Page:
Utilizamos cookies, próprios e de terceiros, que o reconhecem e identificam como um usuário único, para garantir a melhor experiência de navegação, personalizar conteúdo e anúncios, e melhorar o desempenho do nosso site e serviços.
Esses Cookies nos permitem coletar alguns dados pessoais sobre você, como sua ID exclusiva atribuída ao seu dispositivo, endereço de IP, tipo de dispositivo e navegador, conteúdos visualizados ou outras ações realizadas usando nossos serviços, país e idioma selecionados, entre outros. Para saber mais sobre nossa política de cookies, acesse link.
Caso não concorde com o uso cookies dessa forma, você deverá ajustar as configurações de seu navegador ou deixar de acessar o nosso site e serviços. Ao continuar com a navegação em nosso site, você aceita o uso de cookies.
Egypt's Amazing Flying Car Is Bad At Both Flying And Being A Car
The "Egyptian Monster" was supposed to operate on land, in the water, and in the sky. It didn't.
On Sunday, Tahrir Square in Cairo became a laboratory to test one of Egypt’s latest inventions: a car that can run on the street, float on water, and even fly if requested to.
The car is the brainchild of Ashraf al-Bendary, an Egyptian poet who also sees himself as an inventor. In a recent interview, he said he believes he can change the face of the world.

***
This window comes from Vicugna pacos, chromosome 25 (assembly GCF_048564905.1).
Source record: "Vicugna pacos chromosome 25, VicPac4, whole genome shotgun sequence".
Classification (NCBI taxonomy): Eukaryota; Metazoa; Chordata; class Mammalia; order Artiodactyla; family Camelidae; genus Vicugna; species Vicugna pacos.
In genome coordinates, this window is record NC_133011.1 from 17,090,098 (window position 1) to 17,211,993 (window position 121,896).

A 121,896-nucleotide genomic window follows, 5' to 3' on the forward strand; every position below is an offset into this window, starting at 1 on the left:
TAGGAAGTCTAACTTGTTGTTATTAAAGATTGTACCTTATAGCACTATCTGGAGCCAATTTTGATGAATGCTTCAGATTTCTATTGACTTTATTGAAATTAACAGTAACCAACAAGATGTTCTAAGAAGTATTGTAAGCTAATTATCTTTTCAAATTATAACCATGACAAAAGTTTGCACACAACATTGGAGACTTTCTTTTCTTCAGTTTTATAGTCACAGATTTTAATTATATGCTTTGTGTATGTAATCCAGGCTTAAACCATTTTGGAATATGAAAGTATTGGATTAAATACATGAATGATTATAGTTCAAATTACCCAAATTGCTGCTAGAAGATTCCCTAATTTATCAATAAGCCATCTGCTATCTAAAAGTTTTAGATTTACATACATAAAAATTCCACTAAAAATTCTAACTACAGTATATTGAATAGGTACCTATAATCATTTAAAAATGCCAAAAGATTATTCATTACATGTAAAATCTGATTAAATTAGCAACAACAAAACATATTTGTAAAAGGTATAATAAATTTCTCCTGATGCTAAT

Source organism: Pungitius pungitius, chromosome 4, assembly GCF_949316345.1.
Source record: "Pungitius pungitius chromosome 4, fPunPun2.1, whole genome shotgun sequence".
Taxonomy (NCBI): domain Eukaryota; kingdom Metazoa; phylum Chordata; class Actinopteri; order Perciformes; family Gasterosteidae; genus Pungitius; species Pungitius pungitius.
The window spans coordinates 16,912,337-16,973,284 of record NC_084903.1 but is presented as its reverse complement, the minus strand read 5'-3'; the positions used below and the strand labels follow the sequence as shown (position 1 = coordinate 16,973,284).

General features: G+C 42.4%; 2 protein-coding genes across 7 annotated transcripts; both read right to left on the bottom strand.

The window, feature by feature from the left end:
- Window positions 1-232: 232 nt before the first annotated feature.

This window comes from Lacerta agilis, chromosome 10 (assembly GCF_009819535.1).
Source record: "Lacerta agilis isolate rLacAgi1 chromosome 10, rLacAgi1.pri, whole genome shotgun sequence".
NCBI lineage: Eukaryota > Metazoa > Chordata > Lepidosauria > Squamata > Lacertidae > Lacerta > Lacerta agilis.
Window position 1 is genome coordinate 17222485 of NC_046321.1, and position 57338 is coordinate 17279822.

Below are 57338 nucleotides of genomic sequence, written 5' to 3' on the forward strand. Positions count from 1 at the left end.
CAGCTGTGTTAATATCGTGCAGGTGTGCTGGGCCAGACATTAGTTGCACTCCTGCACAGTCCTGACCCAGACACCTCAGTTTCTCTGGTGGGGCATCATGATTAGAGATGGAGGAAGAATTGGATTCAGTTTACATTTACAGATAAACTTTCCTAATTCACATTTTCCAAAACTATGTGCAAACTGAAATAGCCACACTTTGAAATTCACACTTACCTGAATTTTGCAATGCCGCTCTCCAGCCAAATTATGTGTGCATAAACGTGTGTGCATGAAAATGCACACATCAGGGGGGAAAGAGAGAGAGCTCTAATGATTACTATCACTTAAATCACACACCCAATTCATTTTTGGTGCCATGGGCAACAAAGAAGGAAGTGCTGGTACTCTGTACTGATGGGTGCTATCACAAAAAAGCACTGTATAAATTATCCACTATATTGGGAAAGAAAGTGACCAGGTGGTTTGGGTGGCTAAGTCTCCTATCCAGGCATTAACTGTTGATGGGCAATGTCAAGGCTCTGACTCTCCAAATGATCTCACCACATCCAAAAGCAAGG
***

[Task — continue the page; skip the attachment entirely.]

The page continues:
Enter the "Egyptian Monster," which is the name he chose for his multi-functioning car that he claimed can move on land, in water, and in the air.
By the sound of it, the Monster presented a magical solution to the city with some of the worst traffic jams in the world. In a television interview, al-Bendary said that the car ran on self-generated energy and reached a top speed of 120 kmh (75 mph). He also said that Israel and America were competing for the rights to the Egyptian Monster.
So, after seven years of work that involved as many as 21 people, the Egyptian Monster was put to the test on Sunday.
But the experiment soon turned into a joke.
Not only did the car not fly, but after a compelling start it also refused to move on the ground.
A few people gave it a push, hoping the engine would start, propelling the car forward.
Soon, the Egyptian Monster became a clear subject of ridicule on social media. But many Egyptians also made fun of the government for encouraging such a farce.
Even Essam Heggy, the Egyptian-American astronomer, took to Facebook and said, “In my opinion the person of 2015 is, and with no competition, the brother who is riding the 'floating rocket' in Tahrir Square.”